Djokovic wins his sixth Australian Open

In Photo: Novak Djokovic strikes a pose with his perfect record sixth Australian Open crown with the ball kids of the two-week long tournament.

By John Pye / The Associated Press

MELBOURNE, Australia—In five previous Australian Open wins, Novak Djokovic had never felt so much love.

After maintaining his perfect record in six finals at Melbourne Park—and extending his old friend Andy Murray’s streak to five losses from five championship deciders Down Under—Djokovic had hundreds of Serbian fans singing and chanting his name so loudly he could barely hear questions in a TV interview.

While Djokovic was still celebrating his 6-1, 7-5, 7-6 (3) victory on Sunday night, equaling Roy Emerson’s record of six Australian titles, Murray was rushing for the airport to catch a flight back to Britain to reunite with his pregnant wife.

“I never experienced this much crowd and this much love,” Djokovic said. “I’ve had the fortune to win this trophy now six times, but I never experienced such support.”

Djokovic has won the last three Grand Slam titles, and four of the last five, to lift his career haul to 11—equaling Rod Laver and Bjorn Borg in fifth place on the all-time list.

“I don’t take anything for granted, even though I won last four out of five Grand Slams, played five finals, it’s phenomenal,” said Djokovic, reflecting on a period of time in which he was married, became a father and only lost one match in five major championships—the final of the French Open. “No doubt that I’m playing the best tennis of my life in the last 15 months.

“Everything is going well privately, as well, so I feel like I’m at the point in my life where everything is working in harmony. I’ll try to keep it that way.”

His next objective is a first Grand Slam title on clay to complete his collection. Djokovic has reached three finals at Roland Garros, but never won the French Open.

After getting on his hands and knees and kissing the court at Rod Laver Arena, and going to the stands to hug Boris Becker, his coach since 2014, Djokovic paid tribute to Murray in his postmatch speech.

“You’re a great champion, great friend, a great person who is very professional and committed to this sport,” he said. “So I’m sure in the future you’ll have more opportunities to fight for this trophy.”

As a father himself, he didn’t want to delay Murray’s departure.

The 28-year-old Scotsman had his share of distractions in Australia. His wife, Kim, is due to have their first child in February and didn’t travel with him. Kim’s father, Nigel Sears, was in Australia as coach for Ana Ivanovic, but became ill and had to be rushed to a nearby hospital by ambulance, while Murray was on court in his third-round match. After a night in hospital, Nigel Sears was well enough to return home, which meant Murray could stay in Australia and try to refocus on winning the title.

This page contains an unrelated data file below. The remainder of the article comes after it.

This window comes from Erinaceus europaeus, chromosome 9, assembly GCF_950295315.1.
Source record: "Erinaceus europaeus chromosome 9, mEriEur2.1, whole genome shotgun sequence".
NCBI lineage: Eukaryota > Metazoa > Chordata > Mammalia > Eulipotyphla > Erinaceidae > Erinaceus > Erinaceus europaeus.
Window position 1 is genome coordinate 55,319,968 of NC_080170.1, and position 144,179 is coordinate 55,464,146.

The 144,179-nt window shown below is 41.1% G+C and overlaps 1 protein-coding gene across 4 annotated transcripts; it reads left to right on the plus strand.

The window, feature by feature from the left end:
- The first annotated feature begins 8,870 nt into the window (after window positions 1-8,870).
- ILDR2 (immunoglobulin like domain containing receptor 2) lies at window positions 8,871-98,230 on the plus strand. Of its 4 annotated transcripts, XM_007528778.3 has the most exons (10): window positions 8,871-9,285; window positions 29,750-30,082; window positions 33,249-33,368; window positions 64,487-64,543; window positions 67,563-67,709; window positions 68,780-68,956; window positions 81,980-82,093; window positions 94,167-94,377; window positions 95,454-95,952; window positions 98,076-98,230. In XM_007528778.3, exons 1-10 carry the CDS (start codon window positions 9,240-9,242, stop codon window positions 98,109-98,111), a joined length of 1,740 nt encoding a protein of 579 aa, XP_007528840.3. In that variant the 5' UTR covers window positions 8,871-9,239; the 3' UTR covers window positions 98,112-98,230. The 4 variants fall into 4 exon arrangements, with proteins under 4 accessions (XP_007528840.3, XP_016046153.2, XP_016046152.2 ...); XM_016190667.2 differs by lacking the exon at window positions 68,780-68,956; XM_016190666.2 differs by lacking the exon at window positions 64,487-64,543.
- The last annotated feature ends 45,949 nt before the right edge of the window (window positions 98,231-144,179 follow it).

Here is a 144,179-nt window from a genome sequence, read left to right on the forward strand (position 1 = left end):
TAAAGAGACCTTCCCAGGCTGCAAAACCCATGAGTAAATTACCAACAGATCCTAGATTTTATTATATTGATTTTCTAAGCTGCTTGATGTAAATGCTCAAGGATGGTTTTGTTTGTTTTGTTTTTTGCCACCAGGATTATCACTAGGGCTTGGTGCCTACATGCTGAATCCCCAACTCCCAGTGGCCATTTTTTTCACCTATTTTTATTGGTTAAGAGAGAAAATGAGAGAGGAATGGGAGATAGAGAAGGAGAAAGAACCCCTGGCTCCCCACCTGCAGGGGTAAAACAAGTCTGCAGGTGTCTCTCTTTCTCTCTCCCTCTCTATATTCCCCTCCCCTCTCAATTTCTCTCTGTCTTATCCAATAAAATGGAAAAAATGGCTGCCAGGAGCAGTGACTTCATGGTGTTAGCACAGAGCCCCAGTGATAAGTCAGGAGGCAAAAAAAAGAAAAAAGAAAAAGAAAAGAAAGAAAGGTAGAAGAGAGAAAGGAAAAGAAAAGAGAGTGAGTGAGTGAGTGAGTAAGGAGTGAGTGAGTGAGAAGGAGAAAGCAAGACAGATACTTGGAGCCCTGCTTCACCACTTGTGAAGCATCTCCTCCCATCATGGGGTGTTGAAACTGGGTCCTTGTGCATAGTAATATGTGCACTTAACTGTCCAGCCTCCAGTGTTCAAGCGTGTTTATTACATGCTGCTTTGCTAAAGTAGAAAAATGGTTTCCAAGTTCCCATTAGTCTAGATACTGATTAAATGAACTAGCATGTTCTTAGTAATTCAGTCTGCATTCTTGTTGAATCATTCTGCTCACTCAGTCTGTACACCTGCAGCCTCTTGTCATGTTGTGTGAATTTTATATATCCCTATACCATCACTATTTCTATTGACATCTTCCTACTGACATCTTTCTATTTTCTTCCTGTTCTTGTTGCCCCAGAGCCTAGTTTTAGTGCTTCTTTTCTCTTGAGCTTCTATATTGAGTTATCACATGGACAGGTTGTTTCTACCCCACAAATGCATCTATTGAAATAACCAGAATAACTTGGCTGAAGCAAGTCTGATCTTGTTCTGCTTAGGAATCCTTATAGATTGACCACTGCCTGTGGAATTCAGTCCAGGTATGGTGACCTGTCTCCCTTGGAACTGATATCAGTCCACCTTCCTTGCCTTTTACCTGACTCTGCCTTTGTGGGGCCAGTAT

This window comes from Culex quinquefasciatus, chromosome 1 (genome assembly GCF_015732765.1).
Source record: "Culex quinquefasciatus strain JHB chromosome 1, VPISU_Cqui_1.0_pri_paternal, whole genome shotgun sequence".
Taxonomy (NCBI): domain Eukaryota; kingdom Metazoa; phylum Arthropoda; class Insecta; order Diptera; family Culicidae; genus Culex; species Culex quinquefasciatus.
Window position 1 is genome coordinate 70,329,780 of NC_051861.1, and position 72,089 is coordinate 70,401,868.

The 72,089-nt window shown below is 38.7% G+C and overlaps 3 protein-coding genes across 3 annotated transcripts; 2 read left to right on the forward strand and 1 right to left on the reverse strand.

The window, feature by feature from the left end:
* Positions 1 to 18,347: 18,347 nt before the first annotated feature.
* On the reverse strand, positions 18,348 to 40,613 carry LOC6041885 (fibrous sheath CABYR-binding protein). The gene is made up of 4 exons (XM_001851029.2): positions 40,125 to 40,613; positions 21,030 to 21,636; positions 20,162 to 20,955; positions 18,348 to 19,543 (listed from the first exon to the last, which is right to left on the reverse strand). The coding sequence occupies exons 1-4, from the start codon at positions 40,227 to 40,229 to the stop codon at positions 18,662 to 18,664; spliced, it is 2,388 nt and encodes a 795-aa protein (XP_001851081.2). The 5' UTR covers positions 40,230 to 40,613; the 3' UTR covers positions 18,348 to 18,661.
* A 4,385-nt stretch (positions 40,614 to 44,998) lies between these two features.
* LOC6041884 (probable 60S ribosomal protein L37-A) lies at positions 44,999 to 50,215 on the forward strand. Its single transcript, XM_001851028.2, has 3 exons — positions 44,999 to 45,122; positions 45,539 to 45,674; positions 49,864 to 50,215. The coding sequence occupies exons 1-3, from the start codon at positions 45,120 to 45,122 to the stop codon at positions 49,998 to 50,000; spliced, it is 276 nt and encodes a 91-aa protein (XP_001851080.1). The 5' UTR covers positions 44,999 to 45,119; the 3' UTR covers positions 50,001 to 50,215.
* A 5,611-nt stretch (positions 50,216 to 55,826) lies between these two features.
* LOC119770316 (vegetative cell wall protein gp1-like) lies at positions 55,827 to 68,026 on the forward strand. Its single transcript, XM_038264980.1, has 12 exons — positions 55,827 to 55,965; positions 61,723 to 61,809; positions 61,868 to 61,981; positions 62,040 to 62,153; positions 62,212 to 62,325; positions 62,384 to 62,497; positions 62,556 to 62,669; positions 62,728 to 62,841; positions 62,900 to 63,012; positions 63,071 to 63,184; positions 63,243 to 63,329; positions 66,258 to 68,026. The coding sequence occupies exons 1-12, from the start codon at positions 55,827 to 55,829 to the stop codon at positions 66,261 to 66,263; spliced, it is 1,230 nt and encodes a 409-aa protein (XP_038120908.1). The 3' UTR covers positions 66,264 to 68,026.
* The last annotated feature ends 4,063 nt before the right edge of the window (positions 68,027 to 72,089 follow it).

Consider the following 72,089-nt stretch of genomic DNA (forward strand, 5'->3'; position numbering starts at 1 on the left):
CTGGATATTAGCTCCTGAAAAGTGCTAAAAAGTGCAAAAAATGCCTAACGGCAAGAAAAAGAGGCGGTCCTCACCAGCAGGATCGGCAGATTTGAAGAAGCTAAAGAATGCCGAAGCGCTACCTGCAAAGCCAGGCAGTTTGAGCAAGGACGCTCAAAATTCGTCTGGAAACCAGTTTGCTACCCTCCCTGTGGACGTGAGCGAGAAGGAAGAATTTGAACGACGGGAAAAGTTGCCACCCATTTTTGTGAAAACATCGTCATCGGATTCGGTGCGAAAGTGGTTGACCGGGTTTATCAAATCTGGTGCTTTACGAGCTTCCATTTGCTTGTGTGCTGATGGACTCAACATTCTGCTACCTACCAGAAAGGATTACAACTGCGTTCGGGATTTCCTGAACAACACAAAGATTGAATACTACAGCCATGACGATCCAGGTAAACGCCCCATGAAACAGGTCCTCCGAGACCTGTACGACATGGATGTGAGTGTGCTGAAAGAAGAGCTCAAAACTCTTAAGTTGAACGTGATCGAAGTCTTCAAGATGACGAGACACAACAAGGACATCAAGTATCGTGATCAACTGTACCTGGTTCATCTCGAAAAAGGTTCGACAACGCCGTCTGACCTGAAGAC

“It’s been a tough few weeks for me away from the court,” Murray said in his postmatch speech, before turning his attention to his wife.

“You’ve been a legend the last two weeks. Thank you so much for all your support,” he said, choking back tears and waving as he walked away from the microphone. “I’ll be on the next flight home.”

A little more than a half-hour later, at 11:15 p.m. local time, Murray said he was aiming for a 1 a.m. flight.

“It’s been hard, regardless of today’s result,” he said.

“I’m proud I got into this position—just quite looking forward to get home now.”

Murray became only the second man to lose five finals at one major—Ivan Lendl lost five and won three US Open finals in the 1980s.

Djokovic had won 10 of his previous 11 matches against Murray and was 21-9 in their career meetings—including four finals at the Australian Open.

Again, he was just too good.

Djokovic broke Murray twice in a 30-minute opening set, and twice again in the second and once in the third, and only had his serve broken twice.

He took a 6-1 lead in the tiebreaker, setting up five championship points, and finished it off with an ace in 2 hours and 53 minutes.

While Djokovic extended his perfect streak to six in Australian finals, Serena Williams’s streak of 6-0 in Melbourne Park deciders ended in an upset loss to Angelique Kerber on Saturday night. Kerber went for a dip in the Yarra River on Sunday morning after a night of celebrations after prolonging Williams’s bid to equal Steffi Graf’s record 22 majors in the Open era.

Djokovic, meanwhile, has a new goal for the year. He calls it the Djoker Slam.

The No. 1-ranked player has one thing missing from his fast-growing collection of 11 Grand Slam trophies.

“The French Open. It’s the one I never won,” Djokovic said early Monday, after winning his record sixth Australian Open, but already casting an eye toward Paris. “I’ll try to put myself in a position to get that trophy.”

He reached the final at the French Open, but lost to Stan Wawrinka. It was his third runner-up trophy at Roland Garros.

“Each year when I go back I feel like I’m a step closer,” Djokovic said during a TV interview after the final. He was asked, if he does win at the French and manage to capture four consecutive major championships, would he give it a name? On the women’s side, Serena Williams has done it before and her feat was called the “Serena Slam.”

“Djoker Slam. Not bad, I like that one,” said the Serbian, referring to his nickname, the Djoker.

“No doubt that I’m playing the best tennis of my life in the last 15 months,” Djokovic said. “The results are showing that. I’m just trying to keep it up.”

Image credits: AP


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